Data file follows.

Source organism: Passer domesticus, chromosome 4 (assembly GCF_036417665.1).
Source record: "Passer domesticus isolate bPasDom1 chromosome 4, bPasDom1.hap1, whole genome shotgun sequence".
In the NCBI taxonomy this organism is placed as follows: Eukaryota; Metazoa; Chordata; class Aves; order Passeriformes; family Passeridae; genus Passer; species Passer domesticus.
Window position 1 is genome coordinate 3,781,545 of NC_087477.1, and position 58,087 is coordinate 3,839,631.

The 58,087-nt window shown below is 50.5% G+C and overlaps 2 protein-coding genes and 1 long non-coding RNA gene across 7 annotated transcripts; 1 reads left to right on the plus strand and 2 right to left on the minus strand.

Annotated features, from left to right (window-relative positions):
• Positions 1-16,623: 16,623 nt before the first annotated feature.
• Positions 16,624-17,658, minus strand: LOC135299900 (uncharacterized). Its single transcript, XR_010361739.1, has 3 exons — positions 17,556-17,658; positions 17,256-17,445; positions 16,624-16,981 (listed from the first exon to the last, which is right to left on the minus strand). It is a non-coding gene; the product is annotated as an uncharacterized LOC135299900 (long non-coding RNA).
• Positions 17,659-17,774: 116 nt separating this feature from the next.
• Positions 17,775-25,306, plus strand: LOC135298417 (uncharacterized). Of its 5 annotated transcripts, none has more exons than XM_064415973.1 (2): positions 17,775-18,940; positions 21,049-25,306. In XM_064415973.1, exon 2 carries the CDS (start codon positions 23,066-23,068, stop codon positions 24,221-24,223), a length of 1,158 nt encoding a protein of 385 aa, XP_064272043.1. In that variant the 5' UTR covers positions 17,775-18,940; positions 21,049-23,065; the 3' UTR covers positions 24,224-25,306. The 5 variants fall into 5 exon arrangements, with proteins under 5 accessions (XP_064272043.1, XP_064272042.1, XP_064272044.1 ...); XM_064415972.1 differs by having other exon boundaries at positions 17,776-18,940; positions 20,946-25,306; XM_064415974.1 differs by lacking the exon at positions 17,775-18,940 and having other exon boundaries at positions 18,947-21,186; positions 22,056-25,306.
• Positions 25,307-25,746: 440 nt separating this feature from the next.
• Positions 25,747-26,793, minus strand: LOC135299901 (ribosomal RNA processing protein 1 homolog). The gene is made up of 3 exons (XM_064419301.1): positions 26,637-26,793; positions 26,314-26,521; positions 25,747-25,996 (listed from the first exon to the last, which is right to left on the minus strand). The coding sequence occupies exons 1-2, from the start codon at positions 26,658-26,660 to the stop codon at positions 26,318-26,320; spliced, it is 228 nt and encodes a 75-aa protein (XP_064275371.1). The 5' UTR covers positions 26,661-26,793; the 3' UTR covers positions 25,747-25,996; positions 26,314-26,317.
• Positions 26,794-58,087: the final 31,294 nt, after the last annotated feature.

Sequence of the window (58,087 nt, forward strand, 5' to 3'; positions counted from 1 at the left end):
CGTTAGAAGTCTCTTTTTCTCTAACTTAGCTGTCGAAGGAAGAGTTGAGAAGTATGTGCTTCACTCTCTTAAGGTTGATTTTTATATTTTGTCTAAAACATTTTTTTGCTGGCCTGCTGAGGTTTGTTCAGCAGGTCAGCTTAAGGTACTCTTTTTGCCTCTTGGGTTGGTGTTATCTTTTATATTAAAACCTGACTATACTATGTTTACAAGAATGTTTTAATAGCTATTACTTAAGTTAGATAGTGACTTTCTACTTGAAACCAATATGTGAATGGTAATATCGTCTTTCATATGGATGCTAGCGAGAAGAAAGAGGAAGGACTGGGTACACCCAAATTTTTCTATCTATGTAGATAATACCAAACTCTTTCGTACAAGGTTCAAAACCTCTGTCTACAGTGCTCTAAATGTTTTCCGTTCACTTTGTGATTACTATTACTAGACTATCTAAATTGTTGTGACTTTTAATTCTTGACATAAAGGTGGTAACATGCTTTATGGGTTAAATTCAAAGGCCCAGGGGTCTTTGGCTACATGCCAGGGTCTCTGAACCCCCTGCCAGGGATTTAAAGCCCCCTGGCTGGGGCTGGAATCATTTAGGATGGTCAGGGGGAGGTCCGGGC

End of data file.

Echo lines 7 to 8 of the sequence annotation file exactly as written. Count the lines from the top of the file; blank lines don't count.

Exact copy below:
• Positions 1-16,623: 16,623 nt before the first annotated feature.
• Positions 16,624-17,658, minus strand: LOC135299900 (uncharacterized). Its single transcript, XR_010361739.1, has 3 exons — positions 17,556-17,658; positions 17,256-17,445; positions 16,624-16,981 (listed from the first exon to the last, which is right to left on the minus strand). It is a non-coding gene; the product is annotated as an uncharacterized LOC135299900 (long non-coding RNA).